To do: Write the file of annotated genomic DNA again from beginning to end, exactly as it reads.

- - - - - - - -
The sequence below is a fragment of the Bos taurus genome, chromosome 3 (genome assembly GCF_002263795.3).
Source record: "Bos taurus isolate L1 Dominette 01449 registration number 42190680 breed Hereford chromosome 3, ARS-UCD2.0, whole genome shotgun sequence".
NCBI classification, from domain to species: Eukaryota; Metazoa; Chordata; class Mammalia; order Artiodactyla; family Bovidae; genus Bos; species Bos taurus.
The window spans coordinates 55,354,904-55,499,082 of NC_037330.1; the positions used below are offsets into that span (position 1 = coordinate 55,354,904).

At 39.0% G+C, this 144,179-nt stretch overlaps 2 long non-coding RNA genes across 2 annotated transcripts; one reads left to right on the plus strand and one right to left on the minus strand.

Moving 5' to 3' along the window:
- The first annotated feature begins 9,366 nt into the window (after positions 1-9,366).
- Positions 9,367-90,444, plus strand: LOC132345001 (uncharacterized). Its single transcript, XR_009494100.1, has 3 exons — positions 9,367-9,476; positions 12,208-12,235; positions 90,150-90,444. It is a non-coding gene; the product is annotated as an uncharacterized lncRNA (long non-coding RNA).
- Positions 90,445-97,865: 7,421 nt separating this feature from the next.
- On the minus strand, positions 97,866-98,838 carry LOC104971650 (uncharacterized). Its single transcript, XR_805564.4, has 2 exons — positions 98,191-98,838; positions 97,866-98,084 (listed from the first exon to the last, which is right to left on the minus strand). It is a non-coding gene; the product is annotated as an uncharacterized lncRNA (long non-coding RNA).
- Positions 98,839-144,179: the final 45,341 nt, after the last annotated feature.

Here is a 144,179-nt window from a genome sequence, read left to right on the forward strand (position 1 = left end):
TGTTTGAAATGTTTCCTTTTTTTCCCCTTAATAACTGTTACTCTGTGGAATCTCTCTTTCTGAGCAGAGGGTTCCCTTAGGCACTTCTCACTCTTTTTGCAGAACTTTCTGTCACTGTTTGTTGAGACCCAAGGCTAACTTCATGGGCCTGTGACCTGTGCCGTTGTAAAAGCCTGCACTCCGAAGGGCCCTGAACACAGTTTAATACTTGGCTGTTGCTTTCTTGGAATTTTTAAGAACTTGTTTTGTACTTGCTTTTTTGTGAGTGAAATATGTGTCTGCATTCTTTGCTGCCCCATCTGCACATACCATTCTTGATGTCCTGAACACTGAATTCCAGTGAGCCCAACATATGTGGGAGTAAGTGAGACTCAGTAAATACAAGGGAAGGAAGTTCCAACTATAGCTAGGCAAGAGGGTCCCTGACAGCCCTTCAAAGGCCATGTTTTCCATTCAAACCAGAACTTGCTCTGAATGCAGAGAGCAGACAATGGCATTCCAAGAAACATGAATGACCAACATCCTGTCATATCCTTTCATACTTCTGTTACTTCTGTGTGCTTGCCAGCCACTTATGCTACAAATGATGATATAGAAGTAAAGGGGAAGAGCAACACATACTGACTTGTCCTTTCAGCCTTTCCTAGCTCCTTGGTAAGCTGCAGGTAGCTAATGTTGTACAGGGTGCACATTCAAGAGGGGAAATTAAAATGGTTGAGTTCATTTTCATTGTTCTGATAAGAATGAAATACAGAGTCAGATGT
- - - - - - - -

The sequence below is a fragment of the Bos taurus genome, chromosome 3 (genome assembly GCF_002263795.3).
Source record: "Bos taurus isolate L1 Dominette 01449 registration number 42190680 breed Hereford chromosome 3, ARS-UCD2.0, whole genome shotgun sequence".
NCBI classification, from domain to species: Eukaryota; Metazoa; Chordata; class Mammalia; order Artiodactyla; family Bovidae; genus Bos; species Bos taurus.
The window spans coordinates 55,354,904-55,499,082 of NC_037330.1; the positions used below are offsets into that span (position 1 = coordinate 55,354,904).

At 39.0% G+C, this 144,179-nt stretch overlaps 2 long non-coding RNA genes across 2 annotated transcripts; one reads left to right on the plus strand and one right to left on the minus strand.

Moving 5' to 3' along the window:
- The first annotated feature begins 9,366 nt into the window (after positions 1-9,366).
- Positions 9,367-90,444, plus strand: LOC132345001 (uncharacterized). Its single transcript, XR_009494100.1, has 3 exons — positions 9,367-9,476; positions 12,208-12,235; positions 90,150-90,444. It is a non-coding gene; the product is annotated as an uncharacterized lncRNA (long non-coding RNA).
- Positions 90,445-97,865: 7,421 nt separating this feature from the next.
- On the minus strand, positions 97,866-98,838 carry LOC104971650 (uncharacterized). Its single transcript, XR_805564.4, has 2 exons — positions 98,191-98,838; positions 97,866-98,084 (listed from the first exon to the last, which is right to left on the minus strand). It is a non-coding gene; the product is annotated as an uncharacterized lncRNA (long non-coding RNA).
- Positions 98,839-144,179: the final 45,341 nt, after the last annotated feature.

Here is a 144,179-nt window from a genome sequence, read left to right on the forward strand (position 1 = left end):
TGTTTGAAATGTTTCCTTTTTTTCCCCTTAATAACTGTTACTCTGTGGAATCTCTCTTTCTGAGCAGAGGGTTCCCTTAGGCACTTCTCACTCTTTTTGCAGAACTTTCTGTCACTGTTTGTTGAGACCCAAGGCTAACTTCATGGGCCTGTGACCTGTGCCGTTGTAAAAGCCTGCACTCCGAAGGGCCCTGAACACAGTTTAATACTTGGCTGTTGCTTTCTTGGAATTTTTAAGAACTTGTTTTGTACTTGCTTTTTTGTGAGTGAAATATGTGTCTGCATTCTTTGCTGCCCCATCTGCACATACCATTCTTGATGTCCTGAACACTGAATTCCAGTGAGCCCAACATATGTGGGAGTAAGTGAGACTCAGTAAATACAAGGGAAGGAAGTTCCAACTATAGCTAGGCAAGAGGGTCCCTGACAGCCCTTCAAAGGCCATGTTTTCCATTCAAACCAGAACTTGCTCTGAATGCAGAGAGCAGACAATGGCATTCCAAGAAACATGAATGACCAACATCCTGTCATATCCTTTCATACTTCTGTTACTTCTGTGTGCTTGCCAGCCACTTATGCTACAAATGATGATATAGAAGTAAAGGGGAAGAGCAACACATACTGACTTGTCCTTTCAGCCTTTCCTAGCTCCTTGGTAAGCTGCAGGTAGCTAATGTTGTACAGGGTGCACATTCAAGAGGGGAAATTAAAATGGTTGAGTTCATTTTCATTGTTCTGATAAGAATGAAATACAGAGTCAGATGT